Note that sometimes, the civilian sector builds mining complexes on its own. You can choose to buy their production (see the Civilian/Ind. Status tab in the Production window); you still have to ship the minerals yourself.
A final consideration is whether to build Mass Drivers. These things are used to automatically propel minerals from colony to colony without the need to send freighters. A Mass Driver can be built on your homeworld and then shipped to the colony, just like a mine. One is capable of launching 5,000 tons per year, or receiving an unlimited amount. In the Mining tab of the Population window you can set a driver's destination. Just don't forget to build one at the receiving end as well, or you will notice a sudden and rather drastic decrease in planetary population. Of course, you can always decide to target an alien colony with your mass drivers and send them high-speed mineral packets as a token of friendship. And if said colony doesn't have a mass driver installed - hey, that's not your fault.
Your ships cannot operate away from a base forever. Even with in-flight refueling, their need for Maintenance constantly increases, until the breakdowns become too numerous to continue the mission. And if your homeworld is 100 billion kilometers from the theater of operations, your fleet might be in need for an overhaul before it even arrives there. So let's build a colony and equip it as a naval base.
Ideally, the base is a populated colony, because you need people to operate facilities like factories and mines. That way you don't have to haul all facilities and supplies to the base; instead, you can build them right there. Having a source of Sorium on the planet or at least in the neighborhood makes life easier as well.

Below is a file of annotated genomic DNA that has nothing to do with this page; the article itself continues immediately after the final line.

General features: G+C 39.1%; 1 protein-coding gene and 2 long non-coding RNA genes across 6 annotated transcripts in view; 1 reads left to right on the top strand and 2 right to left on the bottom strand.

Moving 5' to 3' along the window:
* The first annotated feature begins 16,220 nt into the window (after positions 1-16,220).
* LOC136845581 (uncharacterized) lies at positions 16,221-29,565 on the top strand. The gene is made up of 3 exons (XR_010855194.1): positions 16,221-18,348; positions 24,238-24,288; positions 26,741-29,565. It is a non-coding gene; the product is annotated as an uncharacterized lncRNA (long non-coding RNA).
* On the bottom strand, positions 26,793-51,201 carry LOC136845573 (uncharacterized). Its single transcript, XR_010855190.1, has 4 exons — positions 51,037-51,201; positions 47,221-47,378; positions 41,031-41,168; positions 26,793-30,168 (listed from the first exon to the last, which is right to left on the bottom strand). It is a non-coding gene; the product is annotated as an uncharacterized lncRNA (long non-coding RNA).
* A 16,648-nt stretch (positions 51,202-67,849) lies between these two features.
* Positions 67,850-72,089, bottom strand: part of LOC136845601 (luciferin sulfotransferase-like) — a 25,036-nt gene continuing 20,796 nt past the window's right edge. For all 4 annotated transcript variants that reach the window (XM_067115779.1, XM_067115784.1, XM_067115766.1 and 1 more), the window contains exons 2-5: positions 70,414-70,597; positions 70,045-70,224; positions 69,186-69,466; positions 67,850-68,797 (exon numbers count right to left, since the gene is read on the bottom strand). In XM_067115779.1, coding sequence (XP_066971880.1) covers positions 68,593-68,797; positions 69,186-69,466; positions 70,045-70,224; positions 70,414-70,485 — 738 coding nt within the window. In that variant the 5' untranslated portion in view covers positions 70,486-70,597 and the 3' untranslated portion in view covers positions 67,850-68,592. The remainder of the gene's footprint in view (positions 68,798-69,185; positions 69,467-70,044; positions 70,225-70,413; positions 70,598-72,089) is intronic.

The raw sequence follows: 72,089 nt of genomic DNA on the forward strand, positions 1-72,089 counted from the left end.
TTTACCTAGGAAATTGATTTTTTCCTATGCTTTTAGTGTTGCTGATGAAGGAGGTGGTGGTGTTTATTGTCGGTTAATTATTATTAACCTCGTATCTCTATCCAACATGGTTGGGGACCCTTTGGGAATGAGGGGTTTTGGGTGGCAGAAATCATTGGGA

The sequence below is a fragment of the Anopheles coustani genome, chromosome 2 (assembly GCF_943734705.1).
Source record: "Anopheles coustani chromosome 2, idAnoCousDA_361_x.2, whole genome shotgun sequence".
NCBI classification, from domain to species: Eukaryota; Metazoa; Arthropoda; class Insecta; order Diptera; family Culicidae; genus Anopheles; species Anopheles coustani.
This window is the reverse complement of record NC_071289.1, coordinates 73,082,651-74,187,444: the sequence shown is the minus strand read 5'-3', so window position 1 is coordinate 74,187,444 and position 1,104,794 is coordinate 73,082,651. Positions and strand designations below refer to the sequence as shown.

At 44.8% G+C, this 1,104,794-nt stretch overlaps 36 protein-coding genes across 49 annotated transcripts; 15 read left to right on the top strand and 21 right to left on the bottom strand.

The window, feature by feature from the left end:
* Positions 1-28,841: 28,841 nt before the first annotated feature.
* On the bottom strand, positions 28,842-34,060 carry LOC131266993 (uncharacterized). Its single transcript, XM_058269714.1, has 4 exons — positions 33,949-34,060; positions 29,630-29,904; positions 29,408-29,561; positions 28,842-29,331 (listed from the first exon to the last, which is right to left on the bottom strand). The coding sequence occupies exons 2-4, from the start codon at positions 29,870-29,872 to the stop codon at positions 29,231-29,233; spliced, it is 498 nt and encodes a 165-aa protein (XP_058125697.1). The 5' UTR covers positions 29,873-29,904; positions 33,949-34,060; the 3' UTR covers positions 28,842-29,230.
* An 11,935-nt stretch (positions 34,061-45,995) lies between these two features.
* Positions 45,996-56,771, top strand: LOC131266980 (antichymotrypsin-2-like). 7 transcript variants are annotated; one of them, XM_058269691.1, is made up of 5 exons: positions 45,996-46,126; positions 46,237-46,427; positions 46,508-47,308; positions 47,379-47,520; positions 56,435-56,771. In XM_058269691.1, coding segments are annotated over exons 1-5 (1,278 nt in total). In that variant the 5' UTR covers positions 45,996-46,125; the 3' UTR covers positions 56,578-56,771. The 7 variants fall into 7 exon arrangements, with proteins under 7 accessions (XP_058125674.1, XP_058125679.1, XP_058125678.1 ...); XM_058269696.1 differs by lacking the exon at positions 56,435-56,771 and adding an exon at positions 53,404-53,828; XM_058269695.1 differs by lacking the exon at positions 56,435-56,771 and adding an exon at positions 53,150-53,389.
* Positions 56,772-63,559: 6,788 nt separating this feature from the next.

Keep in mind that civilian ships only travel a maximum of four systems when delivering installations or colonists. Also, don't choose a location in the system that is too far from the Jump Points you intend to use, like the outer worlds in some binary systems that can be many billion km from the JPs.
Installations recommended for a naval base:
- Fuel Refineries - use Sorium to produce fuel
- Ordnance Factories - produce missiles, drones, mines etc.
- Maintenance Facilities - maintain your ships
- Factories - build all other facilities as well as Maintenance Supplies and fighters
- Mines - to produce the required minerals
- Infrastructure - allows colonists to live there
- Deep Space Tracking Stations - provide early warning
- Planetary Defense Centers and Ground Troops - what? This is a wargame? And I thought it was an astronomy simulator...
Note that repairing damaged ships requires a shipyard. So build at least one as soon as you can afford to.
Stocks of missiles, fuel and Maintenance Supplies will have to be shipped in at first, before the base becomes self-sufficient. To build up fuel stocks, design and build a ship with lots of fuel tanks (a million liters isn't too much), mark it as a tanker (upper right in the design window) and send it on an auto-route ("Cycle Orders") from your homeworld to the base with orders to refuel at home and unload the fuel at the base. Just watch your stocks at home; you don't want to complete drain your homeworld.
Finally, remember that installations and populations emit thermal (TH) and electromagnetic (EM) radiation. If you don't want the base to be noticed by untrustworthy tentacled beings from Aldebaran, just build an unmanned depot and switch off your Active Sensors and shields. Still, an enemy survey ship might accidentally find you. Also, constant civilian shipping to the base might attract attention.